Point 3.2. “….while stage models imply long term employment with one or two firms, in reality most Americans change jobs every four-and-one-half years. Moreover, employment levels and new-job creation rates in large firms, where traditional careers typically flourish, are declining” (Sullivan, 1999);
Point 3.3. “…it is never easy to distinguish true theoretical progress from fads …. This is particularly the case for the careers field, where the challenges of studying careers have been inspiring an ever increasing number of scholars. ……What makes the discipline even more complex is that the concept of career is not the property of a single theoretical or disciplinary view” (Baruch, Szücs and Gunz, 2015);
Point 3.4.“A large body of research conducted over the past 40 or so years, designed to aid in understanding the nature of a persons’ career choice-making difficulties, has found that feelings of career indecision may be associated with a myriad of other constructs, including internal traits (e.g., self-esteem, trait anxiety) and states (e.g., choice and social anxiety) as well as contextual factors associated with external barriers (e.g., discrimination) and interpersonal conflicts. There have been several conceptual attempts to bring order to this mass of data by suggesting a smaller, overarching set of indecision sources” (Carr et al., 2014);
Point 3.5. “Although both Super …. and Levinson …. have stated their theories are applicable to both men and women, one of the major research questions plaguing both theories has been whether these models are truly generalizable to women” (Sullivan, 1999);
Point 3.6. “Based on the definition of career success as the accumulated positive work and psychological outcomes that are derived from one’s job or work experiences …., researchers proposed two types of career success: subjective career success (SCS) and objective career success (OCS). OCS [objective career success] is reflected by observable, measurable, and verifiable indicators …, such as salary, promotion, managerial level, and so on. SCS, in contrast, refers to an individual’s reaction to unfolding career experiences” (Pan and Zhou, 2015);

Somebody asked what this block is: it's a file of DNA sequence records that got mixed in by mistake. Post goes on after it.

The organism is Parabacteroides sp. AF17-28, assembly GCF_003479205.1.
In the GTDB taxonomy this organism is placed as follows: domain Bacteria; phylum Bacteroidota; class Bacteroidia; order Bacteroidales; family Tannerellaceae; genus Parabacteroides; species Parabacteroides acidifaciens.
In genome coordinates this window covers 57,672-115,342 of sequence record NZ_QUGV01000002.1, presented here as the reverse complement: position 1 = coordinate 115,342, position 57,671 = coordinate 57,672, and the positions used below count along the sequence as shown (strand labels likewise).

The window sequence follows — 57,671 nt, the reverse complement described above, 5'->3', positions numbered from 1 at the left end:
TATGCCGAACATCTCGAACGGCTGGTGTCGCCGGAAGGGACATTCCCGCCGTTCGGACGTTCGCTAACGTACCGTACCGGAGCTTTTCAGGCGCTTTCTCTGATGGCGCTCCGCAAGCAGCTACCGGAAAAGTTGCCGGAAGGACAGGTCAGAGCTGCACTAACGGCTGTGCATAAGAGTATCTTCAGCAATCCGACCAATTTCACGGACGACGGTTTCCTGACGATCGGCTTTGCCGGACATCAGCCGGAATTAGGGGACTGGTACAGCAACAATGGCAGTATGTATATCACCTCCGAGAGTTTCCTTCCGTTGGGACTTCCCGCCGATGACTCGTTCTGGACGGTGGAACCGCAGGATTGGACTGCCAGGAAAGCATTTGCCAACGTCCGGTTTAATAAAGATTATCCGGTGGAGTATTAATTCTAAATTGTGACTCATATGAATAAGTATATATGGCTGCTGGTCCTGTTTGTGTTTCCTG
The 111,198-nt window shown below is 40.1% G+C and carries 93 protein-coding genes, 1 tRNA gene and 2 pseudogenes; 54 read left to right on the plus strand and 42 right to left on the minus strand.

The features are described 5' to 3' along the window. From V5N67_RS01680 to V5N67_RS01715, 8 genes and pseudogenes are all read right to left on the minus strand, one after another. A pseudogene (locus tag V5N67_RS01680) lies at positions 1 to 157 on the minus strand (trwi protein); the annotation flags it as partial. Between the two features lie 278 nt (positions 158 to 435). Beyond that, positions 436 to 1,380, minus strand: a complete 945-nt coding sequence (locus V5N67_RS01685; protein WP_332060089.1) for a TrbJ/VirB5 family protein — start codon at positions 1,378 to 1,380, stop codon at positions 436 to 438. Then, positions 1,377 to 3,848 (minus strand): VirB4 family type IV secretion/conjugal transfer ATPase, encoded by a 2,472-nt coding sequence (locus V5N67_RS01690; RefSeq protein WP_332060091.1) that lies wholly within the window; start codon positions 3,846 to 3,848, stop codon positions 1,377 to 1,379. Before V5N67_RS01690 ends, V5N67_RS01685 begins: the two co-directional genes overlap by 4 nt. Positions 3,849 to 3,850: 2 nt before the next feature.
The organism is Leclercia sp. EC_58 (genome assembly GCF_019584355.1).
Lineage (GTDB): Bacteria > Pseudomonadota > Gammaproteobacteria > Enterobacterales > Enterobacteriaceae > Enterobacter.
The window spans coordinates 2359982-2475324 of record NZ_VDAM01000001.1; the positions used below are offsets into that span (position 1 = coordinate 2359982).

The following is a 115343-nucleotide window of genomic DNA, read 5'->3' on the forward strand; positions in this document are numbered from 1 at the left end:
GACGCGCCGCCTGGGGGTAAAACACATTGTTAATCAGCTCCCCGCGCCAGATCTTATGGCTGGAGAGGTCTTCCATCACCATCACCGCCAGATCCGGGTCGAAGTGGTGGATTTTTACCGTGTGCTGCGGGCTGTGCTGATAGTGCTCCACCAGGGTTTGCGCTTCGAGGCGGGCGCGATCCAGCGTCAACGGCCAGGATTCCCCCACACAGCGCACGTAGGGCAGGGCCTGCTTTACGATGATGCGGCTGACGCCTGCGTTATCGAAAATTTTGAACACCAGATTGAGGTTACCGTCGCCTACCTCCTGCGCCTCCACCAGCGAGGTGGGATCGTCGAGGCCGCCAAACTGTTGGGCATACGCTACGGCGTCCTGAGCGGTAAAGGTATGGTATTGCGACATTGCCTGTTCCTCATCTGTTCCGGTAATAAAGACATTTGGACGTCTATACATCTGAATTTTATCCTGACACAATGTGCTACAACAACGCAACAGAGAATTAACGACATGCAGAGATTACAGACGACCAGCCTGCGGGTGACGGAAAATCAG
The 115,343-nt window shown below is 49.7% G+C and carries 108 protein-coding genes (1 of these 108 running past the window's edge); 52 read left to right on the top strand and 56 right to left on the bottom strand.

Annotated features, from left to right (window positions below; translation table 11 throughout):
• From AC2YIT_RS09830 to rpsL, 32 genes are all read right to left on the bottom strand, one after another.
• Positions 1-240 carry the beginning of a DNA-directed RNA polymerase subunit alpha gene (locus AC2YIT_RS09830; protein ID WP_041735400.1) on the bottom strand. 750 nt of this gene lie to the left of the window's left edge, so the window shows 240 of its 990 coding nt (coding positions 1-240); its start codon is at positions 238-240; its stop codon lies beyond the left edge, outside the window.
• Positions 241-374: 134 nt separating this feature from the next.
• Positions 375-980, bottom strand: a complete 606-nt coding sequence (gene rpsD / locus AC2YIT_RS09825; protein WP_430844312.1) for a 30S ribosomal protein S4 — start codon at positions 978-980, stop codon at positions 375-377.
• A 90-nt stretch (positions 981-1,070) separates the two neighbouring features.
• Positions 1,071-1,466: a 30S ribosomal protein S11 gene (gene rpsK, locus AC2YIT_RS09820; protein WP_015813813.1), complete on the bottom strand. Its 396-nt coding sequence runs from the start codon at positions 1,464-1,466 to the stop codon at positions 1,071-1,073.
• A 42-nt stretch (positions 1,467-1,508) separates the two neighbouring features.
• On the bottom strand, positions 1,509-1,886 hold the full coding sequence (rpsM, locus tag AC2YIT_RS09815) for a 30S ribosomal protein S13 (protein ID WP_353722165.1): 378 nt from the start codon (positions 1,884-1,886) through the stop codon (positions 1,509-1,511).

Point 3.7. “Career plateaus are associated with numerous negative consequences for employees, including lower job satisfaction and organizational commitment …. Findings from the few studies that have empirically examined the relationship between career plateaus and stress are inconsistent” (Wang, Hu, Hurst and Yang, 2014);
Point 3.8. “Future work self stems from the concept of possible selves that constitute the future-oriented aspects of the self-concept. These possible selves may be both positive and negative in terms of what one hopes to become and or hopes to avoid becoming ….. Theoretically, possible selves are a source of identity-based motivation that influences current behavior consistent with one’s characteristics and aimed toward the attainment of a desired future …. Within the context of possible selves, research has demonstrated its motivational influence on behavior related to career aspirations” (Taber and Blankemeyer, 2015);